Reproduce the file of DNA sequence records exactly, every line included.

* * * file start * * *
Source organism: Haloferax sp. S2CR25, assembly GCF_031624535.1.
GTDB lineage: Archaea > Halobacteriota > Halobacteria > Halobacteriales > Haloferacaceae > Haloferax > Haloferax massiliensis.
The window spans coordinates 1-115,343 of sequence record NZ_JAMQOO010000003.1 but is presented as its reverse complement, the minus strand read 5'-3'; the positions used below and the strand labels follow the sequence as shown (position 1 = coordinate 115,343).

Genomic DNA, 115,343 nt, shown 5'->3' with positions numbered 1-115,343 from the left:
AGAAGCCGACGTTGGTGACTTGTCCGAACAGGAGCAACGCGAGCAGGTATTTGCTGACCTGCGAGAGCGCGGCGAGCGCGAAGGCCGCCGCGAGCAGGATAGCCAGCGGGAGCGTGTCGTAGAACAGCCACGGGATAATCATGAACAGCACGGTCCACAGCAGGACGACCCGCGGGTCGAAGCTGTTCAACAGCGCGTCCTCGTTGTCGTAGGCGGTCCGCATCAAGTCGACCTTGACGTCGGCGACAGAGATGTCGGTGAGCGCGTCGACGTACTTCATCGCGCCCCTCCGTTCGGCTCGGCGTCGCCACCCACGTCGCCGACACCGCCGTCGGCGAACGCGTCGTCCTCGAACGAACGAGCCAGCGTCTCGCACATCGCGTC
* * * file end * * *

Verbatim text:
Source organism: Haloferax sp. S2CR25, assembly GCF_031624535.1.
GTDB lineage: Archaea > Halobacteriota > Halobacteria > Halobacteriales > Haloferacaceae > Haloferax > Haloferax massiliensis.
The window spans coordinates 1-115,343 of sequence record NZ_JAMQOO010000003.1 but is presented as its reverse complement, the minus strand read 5'-3'; the positions used below and the strand labels follow the sequence as shown (position 1 = coordinate 115,343).

Genomic DNA, 115,343 nt, shown 5'->3' with positions numbered 1-115,343 from the left:
AGAAGCCGACGTTGGTGACTTGTCCGAACAGGAGCAACGCGAGCAGGTATTTGCTGACCTGCGAGAGCGCGGCGAGCGCGAAGGCCGCCGCGAGCAGGATAGCCAGCGGGAGCGTGTCGTAGAACAGCCACGGGATAATCATGAACAGCACGGTCCACAGCAGGACGACCCGCGGGTCGAAGCTGTTCAACAGCGCGTCCTCGTTGTCGTAGGCGGTCCGCATCAAGTCGACCTTGACGTCGGCGACAGAGATGTCGGTGAGCGCGTCGACGTACTTCATCGCGCCCCTCCGTTCGGCTCGGCGTCGCCACCCACGTCGCCGACACCGCCGTCGGCGAACGCGTCGTCCTCGAACGAACGAGCCAGCGTCTCGCACATCGCGTC